this article uses as its source an informal interview held between Benon Lutaaya, Mandy Conidaris and Kevin Sneider at the artist’s studio at The Bag Factory, Newtown, Johannesburg, on 29 May 2013.
Exploration through process: two years of creative development in the work of of Benon Lutaaya
by mandy conidaris
When Benon Lutaaya finished his university education, he immediately took the decision to become a full-time artist.
This story, in part, describes the pull and push that so many young, unknown artists face when trying to find economical ways to make their artwork. But creativity usually flourishes best when challenged by limitations of some sort - money, space, time, geography, sometimes a disability – and the artist’s limitations often prompt individual solutions that may pave the way for the artist’s unique future technical and conceptual evolution.
As a newly graduated student, Benon could not afford to buy paint, and so he turned to collage. Using the brightly coloured pages of old magazines, he began to make images of the street scenes around him, especially the people. According to Benon, “that was when the paper started. I used the pieces of the magazine to do on the paper what I would have done with paint.” For a year he made small-scale works and put together a portfolio.
He was invited to Johannesburg to participate in an artist’s residency, which shifted his career onwards significantly. On Benon’s arrival, he was given the use of a studio space in The Bag Factory, Newtown, and a budget for art materials.
Now he could buy paint, and he began an exciting period of technical exploration. During the residency program, he experimented with abstract painting, trying to break away from the controlled application of his early paper collages, investigating colour and movement with the fluidity of the medium of paint. In the process, he used many sheets of rough paper such as newsprint and newspaper to mix paint and as test sheets to try out different colours.
Once the residency was over – and again, he no longer had a budget for materials – Benon needed to find other ways to continue his creative work. He realised that he had a large supply of paper covered with mixed paints. He started to tear up these sheets, and went back to his old medium of collage. However now, due to the rough nature of the paper fragments, his new works no longer had the careful appearance of his early collages.
Once he had made three of these works, he managed to negotiate with the administration of The Bag Factory that he stay on in his studio. His work started to attract attention, and he sold a few pieces, which enabled him to buy more paint.
The push and pull.
Benon’s focus had become to create work and challenge himself technically. But a hard decision had to be made at that time. Despite interest in his work, he resisted offers to represent him professionally, as he wanted the freedom to make what he wanted to do, to experiment without external pressure. Then he was making collages from his sheets of rough paper and overpainting them.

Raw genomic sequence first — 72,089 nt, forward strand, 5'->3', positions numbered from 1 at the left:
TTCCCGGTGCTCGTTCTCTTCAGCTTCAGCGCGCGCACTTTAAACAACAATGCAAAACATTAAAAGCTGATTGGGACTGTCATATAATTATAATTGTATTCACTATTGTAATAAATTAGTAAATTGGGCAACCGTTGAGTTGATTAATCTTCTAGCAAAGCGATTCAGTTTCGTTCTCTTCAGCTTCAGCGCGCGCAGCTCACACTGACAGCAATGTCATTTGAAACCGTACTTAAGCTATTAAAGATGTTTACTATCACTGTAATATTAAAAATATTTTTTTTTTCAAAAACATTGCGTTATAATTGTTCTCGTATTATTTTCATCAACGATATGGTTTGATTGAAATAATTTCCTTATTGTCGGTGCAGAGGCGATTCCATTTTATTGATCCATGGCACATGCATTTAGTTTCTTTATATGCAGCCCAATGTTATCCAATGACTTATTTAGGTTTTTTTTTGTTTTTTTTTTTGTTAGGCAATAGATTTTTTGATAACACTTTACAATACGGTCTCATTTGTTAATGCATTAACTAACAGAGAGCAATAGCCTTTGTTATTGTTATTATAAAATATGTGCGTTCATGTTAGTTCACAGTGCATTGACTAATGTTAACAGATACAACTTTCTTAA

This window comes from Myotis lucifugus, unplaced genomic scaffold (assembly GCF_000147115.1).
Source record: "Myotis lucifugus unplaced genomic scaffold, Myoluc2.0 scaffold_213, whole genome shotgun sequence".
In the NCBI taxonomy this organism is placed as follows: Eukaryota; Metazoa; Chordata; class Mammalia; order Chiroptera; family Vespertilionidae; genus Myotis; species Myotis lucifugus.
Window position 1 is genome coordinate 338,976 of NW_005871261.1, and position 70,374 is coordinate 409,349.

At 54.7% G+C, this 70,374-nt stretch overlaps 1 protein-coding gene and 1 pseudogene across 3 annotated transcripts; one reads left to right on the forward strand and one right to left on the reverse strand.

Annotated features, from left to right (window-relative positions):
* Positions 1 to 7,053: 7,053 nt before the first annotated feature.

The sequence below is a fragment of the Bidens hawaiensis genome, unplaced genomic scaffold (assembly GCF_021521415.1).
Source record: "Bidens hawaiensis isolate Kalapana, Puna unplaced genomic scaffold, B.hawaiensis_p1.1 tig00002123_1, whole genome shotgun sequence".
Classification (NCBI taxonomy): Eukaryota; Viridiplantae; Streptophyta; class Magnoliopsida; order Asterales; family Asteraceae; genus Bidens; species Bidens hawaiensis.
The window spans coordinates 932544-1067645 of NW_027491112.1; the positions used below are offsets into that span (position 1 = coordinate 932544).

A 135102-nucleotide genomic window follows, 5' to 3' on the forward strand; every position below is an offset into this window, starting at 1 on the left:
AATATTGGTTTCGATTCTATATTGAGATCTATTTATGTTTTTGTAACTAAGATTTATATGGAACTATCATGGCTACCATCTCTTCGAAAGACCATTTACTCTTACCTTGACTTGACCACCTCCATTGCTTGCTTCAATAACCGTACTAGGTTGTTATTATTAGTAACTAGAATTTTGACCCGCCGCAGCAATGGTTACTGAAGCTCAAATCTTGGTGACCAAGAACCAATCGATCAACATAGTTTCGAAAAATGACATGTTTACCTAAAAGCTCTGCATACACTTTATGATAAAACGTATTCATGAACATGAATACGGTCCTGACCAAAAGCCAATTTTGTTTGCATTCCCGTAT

Again, the money ran out, and he applied to participate in a ‘Call for Artists’ to respond to the theme of The City of Johannesburg. He said “I travelled so much in the city, and met so many refugees. When I started to research this, I found refugee asylum seekers, and wrote a proposal for a project to look at who are the most vulnerable people and how to overcome that – the proposal was accepted”.
This proved to be another turning point, and he could buy paint again. He painted many works and these sold well. Benon maintained that up until then, the subject matter hadn’t mattered as much as pushing the technique. But after this project he began to paint predominantly portraits, as he felt this subject spoke about himself, his relationships with other people, and challenged his boundaries.
Today Benon makes numerous portraits, sketching directly onto the paper or canvas, often using the same face but shifting and turning it subtly into different angles, extending the neck, opening or closing the eyes. He doesn’t use a model, but his understanding of facial structure is such that the images do not become stylised. With different treatments of his collage/paint technique, the face may become male or female. When painting, he works wet-into-wet, finishing the canvas in one sitting, applying the paint with pieces of cardboard or phone cards – never brushes. Of his technique, he says “I feel I paint more than I collage – yet I am almost collaging with paint.”
In talking of his work, Benon always emphasises the significance of the working process: “once the sketch is on the paper, the experience of collaging or painting becomes the most important thing, I decide which to use and then just attack the canvas!”